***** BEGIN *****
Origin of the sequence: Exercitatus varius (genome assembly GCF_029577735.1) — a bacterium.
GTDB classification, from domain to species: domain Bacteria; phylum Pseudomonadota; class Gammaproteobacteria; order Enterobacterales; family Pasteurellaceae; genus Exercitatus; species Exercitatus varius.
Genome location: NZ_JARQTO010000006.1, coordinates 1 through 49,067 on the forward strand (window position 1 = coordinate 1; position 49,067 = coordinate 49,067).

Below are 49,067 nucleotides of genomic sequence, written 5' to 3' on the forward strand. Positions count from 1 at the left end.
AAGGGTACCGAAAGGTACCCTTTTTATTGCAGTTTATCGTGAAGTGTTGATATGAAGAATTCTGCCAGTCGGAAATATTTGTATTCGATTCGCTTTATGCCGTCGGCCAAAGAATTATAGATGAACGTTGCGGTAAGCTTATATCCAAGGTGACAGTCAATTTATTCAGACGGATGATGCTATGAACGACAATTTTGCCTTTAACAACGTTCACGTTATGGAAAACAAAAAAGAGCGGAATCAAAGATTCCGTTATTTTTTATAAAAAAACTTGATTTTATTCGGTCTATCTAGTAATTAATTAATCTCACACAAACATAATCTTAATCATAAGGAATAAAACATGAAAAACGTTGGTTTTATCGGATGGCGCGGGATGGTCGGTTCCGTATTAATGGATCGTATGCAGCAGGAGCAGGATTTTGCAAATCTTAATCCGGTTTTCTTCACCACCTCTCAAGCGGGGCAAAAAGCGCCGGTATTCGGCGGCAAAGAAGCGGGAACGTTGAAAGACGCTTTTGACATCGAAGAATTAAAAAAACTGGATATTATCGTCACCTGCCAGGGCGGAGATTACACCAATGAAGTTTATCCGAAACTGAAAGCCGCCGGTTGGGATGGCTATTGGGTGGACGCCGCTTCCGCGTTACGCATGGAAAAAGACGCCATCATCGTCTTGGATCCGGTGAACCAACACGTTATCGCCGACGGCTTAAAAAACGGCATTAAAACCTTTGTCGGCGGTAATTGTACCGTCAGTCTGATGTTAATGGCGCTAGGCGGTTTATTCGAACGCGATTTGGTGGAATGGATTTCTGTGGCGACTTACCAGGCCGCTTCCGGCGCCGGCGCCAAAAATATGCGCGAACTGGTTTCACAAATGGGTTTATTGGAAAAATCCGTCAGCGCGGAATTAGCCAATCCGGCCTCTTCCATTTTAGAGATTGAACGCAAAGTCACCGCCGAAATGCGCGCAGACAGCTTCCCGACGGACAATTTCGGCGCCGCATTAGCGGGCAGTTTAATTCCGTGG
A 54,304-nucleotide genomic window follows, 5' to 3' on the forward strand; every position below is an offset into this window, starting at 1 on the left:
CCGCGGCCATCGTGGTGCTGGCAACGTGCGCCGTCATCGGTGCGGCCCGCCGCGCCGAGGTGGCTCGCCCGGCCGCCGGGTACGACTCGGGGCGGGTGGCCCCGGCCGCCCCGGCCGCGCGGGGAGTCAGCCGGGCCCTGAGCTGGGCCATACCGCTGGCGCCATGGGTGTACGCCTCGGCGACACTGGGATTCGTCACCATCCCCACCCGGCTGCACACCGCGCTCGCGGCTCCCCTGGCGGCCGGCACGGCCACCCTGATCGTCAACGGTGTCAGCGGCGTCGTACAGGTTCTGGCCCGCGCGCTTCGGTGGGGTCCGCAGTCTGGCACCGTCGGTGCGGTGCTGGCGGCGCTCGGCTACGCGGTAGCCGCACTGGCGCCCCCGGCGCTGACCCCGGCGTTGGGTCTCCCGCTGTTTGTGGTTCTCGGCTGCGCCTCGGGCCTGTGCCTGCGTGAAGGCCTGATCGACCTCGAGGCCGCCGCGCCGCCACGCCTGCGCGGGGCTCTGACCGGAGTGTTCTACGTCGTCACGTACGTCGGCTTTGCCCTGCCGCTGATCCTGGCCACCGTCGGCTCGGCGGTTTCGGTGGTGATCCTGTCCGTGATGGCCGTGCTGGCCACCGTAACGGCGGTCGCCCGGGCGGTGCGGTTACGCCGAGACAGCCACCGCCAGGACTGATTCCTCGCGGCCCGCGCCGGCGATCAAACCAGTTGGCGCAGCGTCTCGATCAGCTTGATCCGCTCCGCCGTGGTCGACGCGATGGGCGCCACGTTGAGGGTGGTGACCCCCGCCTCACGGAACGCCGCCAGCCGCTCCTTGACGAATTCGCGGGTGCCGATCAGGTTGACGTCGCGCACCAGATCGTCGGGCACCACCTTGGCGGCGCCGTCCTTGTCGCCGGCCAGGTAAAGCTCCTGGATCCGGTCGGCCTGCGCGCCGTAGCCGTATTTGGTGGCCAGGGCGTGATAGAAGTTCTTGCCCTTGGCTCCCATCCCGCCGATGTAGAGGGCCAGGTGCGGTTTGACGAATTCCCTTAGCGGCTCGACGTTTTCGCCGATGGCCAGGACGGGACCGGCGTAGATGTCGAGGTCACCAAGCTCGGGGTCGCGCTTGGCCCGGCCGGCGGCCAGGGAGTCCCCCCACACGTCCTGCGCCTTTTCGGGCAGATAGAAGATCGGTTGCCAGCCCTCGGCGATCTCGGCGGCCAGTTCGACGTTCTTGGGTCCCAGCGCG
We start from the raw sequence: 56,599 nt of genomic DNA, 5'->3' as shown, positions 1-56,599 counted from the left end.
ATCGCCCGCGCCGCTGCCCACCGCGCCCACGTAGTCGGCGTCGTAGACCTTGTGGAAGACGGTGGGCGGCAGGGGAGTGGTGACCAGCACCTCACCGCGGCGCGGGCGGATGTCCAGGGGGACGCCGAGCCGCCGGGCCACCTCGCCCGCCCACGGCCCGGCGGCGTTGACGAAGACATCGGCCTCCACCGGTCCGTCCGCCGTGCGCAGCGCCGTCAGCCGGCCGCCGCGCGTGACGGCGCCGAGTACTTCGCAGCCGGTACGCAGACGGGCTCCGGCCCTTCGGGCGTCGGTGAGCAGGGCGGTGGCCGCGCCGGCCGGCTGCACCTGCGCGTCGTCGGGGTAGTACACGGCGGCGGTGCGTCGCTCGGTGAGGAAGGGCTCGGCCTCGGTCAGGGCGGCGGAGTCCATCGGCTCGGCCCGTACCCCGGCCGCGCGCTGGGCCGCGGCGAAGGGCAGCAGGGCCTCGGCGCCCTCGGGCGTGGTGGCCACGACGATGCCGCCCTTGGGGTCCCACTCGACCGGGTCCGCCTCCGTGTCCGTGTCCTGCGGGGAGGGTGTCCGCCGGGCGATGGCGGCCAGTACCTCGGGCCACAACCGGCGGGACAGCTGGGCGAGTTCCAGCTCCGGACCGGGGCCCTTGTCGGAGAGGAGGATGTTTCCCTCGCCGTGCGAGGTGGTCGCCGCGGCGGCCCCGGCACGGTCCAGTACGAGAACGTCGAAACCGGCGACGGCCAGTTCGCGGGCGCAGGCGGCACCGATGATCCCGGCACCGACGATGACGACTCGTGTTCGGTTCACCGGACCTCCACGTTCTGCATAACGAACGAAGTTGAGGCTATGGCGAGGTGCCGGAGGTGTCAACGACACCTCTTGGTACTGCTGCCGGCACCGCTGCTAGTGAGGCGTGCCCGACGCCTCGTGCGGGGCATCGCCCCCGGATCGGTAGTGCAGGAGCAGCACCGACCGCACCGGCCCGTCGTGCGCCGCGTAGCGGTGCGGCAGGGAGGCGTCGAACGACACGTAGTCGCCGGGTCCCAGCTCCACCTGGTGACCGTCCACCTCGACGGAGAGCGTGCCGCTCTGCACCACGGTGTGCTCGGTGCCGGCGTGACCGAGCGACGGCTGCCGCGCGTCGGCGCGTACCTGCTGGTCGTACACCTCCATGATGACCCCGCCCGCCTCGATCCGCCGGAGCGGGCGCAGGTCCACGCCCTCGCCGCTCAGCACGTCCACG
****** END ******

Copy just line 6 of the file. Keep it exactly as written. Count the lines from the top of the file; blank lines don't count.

A 54,304-nucleotide genomic window follows, 5' to 3' on the forward strand; every position below is an offset into this window, starting at 1 on the left: